Lessons from Agile in Data Science

Over the past year and a few months, I’ve had a chance to lead a few different data science teams working on different kinds of hypotheses. The engineering process view that the so-called agile methodologies bring to data science teams is something that has been written about. However, one’s own experiences tend to be different, especially when it comes to the process aspects of engineering and solution development.

Agile principles are by no means new to the technology industry. Numerous technology companies have attempted to use principles of agility in their engineering and product development practices, since a lot of technology product development (whether software or hardware, or both) is systems engineering and systems building. While some have found success in these endeavours, many organizations still find agility a hard objective to accomplish. Managing requirements, the needs of engineering teams and concerns such as delivery, quality and productivity for scalable data science are a similarly hard task. Organizational structure, team competence, communication channels and approaches, leadership styles and culture all play significant roles in the success of product development programmes, especially those centred around agility.

In the specific context of software and systems development, two talks stand out in my mind. One is from a thought leader and an industry pioneer who helped formulate the agile manifesto (a term which he extensively derides, actually) – and the other is from a team at Microsoft, which is a success story in agile product development.

Here’s Pragmatic Dave (Dave Thomas, one of the original pioneers of agile software development), in his GOTO 2015 talk titled “Agile is Dead”.

I’m wary of both extreme proponents and extreme detractors of a philosophy or an idea, especially when in practice or use, it seems to have some success in some quarters. While Dave Thomas seems to take some extreme views, he does bring in a lot of pragmatic advice. His views on the “manifesto for agility” are in some sense more helpful than boiler plate Agile training programmes, especially when seen in the context of Agile software/system development.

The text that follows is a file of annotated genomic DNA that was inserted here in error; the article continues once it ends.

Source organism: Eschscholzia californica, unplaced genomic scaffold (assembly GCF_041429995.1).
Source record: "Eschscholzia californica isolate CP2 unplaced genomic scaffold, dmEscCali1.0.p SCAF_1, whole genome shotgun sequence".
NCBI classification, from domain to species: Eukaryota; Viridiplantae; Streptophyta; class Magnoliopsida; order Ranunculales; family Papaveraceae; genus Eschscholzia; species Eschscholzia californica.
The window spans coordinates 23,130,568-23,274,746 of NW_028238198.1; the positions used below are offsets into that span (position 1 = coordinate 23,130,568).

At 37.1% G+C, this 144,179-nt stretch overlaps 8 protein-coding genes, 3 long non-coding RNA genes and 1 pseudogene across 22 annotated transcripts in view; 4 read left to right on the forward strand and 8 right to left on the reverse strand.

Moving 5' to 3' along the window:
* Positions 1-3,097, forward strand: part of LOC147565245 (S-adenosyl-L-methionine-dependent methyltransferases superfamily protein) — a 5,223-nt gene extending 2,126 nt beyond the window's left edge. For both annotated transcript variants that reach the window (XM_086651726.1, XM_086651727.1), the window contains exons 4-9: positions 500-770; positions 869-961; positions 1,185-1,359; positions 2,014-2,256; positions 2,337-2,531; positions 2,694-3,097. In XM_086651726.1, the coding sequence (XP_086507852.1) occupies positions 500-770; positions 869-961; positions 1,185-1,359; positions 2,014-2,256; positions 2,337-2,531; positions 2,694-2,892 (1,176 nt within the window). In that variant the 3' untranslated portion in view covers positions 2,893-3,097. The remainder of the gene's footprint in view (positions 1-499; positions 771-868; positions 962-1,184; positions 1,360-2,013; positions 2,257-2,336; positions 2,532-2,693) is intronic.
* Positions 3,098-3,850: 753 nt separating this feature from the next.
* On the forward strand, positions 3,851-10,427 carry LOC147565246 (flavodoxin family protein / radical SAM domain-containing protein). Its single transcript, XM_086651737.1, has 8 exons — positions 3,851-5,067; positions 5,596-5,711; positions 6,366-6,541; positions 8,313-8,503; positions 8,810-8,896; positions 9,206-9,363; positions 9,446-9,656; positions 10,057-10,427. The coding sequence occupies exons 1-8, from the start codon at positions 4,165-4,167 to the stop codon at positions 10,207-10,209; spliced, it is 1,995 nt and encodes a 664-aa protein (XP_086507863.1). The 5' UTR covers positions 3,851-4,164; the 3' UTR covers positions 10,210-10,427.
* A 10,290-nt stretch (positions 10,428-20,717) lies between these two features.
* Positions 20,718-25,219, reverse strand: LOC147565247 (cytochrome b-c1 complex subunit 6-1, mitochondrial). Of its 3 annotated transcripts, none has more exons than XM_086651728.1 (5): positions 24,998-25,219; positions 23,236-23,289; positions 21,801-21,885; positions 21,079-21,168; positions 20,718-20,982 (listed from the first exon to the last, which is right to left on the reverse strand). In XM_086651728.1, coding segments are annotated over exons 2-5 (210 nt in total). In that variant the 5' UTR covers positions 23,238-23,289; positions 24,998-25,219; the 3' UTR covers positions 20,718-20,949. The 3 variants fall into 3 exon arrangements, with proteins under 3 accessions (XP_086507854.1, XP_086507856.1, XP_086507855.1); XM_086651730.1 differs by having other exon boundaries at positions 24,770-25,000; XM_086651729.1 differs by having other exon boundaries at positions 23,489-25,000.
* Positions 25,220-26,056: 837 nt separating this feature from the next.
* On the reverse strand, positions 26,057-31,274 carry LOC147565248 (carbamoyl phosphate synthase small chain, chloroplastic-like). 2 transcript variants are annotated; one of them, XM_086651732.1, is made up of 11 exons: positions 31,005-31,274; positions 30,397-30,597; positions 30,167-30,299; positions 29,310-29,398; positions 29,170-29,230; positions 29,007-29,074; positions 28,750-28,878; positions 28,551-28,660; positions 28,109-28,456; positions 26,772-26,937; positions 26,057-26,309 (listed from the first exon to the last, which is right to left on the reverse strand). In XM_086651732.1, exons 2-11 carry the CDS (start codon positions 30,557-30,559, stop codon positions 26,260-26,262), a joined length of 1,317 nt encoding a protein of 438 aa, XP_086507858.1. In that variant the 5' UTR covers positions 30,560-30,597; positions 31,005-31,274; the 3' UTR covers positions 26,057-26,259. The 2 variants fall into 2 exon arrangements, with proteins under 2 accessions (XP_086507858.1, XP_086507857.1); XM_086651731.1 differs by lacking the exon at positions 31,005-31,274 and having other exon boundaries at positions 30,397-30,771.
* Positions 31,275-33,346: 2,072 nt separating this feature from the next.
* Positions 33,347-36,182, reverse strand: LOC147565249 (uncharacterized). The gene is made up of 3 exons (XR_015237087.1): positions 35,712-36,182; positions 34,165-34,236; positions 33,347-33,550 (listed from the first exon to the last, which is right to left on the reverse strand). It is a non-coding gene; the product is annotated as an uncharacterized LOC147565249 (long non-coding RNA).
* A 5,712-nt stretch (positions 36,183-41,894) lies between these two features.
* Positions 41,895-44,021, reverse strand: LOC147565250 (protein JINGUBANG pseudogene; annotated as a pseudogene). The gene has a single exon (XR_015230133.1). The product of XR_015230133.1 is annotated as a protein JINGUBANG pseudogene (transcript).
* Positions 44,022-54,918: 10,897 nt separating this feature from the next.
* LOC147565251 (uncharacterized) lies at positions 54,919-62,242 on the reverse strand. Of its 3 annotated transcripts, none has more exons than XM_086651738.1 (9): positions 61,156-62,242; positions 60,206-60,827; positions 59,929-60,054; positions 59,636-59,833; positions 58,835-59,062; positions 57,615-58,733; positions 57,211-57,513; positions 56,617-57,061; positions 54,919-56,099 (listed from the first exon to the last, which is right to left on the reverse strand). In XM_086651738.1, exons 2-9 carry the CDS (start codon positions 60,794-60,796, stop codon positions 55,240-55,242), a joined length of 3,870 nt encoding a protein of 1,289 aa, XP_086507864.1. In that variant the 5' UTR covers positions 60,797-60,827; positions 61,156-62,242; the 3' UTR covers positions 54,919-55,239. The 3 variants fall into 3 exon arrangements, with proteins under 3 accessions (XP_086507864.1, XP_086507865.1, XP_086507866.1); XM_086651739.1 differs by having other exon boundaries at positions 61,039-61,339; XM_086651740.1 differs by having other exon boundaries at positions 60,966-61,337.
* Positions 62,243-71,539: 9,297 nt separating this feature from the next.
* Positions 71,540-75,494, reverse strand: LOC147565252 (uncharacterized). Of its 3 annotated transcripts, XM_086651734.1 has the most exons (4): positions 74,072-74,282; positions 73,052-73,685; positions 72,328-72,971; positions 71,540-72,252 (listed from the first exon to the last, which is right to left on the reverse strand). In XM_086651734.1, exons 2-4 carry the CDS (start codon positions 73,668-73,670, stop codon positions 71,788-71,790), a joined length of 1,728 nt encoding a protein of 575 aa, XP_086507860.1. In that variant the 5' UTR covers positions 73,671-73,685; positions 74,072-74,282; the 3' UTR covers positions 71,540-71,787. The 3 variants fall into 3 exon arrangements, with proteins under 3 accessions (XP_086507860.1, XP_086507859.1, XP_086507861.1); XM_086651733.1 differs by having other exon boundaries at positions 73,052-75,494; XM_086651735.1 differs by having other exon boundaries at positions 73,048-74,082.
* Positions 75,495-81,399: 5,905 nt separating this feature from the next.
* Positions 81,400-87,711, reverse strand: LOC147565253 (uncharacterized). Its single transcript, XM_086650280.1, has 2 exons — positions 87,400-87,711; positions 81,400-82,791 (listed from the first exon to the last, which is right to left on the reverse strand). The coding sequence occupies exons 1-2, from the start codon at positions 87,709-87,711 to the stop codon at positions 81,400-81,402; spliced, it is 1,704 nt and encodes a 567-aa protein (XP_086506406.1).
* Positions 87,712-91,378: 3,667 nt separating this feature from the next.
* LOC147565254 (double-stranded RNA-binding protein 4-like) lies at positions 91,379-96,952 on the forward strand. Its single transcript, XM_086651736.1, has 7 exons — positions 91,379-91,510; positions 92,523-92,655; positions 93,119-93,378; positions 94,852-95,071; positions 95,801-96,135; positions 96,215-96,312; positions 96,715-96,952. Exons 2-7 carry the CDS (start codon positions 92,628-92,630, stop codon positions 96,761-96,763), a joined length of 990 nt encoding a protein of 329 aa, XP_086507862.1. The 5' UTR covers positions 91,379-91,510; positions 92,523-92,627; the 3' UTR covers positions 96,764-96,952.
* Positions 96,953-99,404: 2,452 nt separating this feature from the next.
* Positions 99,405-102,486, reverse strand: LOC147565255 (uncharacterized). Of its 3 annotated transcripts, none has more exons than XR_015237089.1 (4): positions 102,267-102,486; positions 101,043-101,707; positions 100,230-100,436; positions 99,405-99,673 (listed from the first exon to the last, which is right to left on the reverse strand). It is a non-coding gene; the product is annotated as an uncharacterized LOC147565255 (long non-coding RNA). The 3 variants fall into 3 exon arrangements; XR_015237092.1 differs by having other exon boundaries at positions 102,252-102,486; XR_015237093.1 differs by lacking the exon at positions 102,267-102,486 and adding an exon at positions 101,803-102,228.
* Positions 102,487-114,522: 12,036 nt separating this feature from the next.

The second talk that I mentioned, the one featuring Microsoft Scrum masters, is very much a success story. It has all the hallmarks of an organization navigating through what works and what doesn’t, and trying to find their velocity, their rhythm and their approach, from what is a normative approach that’s suggested in so many agile software development textbooks and by many gurus and self-proclaimed experts.

This talk by Aaron Bjork was actually quite instructive for me when I first saw it a few months ago. Specifically, the focus of agile practices on teams and interactions, rather than on “process” was instructive. Naturally, this approach has other questions around it, such as scaling, but in the specific context of data science, I find that the interactions, and the process of generating hypotheses and evaluating them, seems to matter more than most things. These are only two of the many videos and podcasts I listened to, and surely they constitute only a portion of the interactions I’ve had with team members and managers on Agile processes for data science delivery.

It is in this setting that my personal experiences with Agile were initially less than fruitful. The team struggled to follow both process and do data science, and the management overhead, with activity and task management was extensive. This problem still remains, and there doesn’t seem a clear solution to balancing the ceremony/rituals of agile practices and seemingly useless ideas such as story points. Hours are more useful than story points – so much so that scrum practitioners typically devolve from equating story points to hours or multiples of them, at some point. The issue here lies squarely with how the practices have been written about and evangelized, rather than the fundamental idea itself.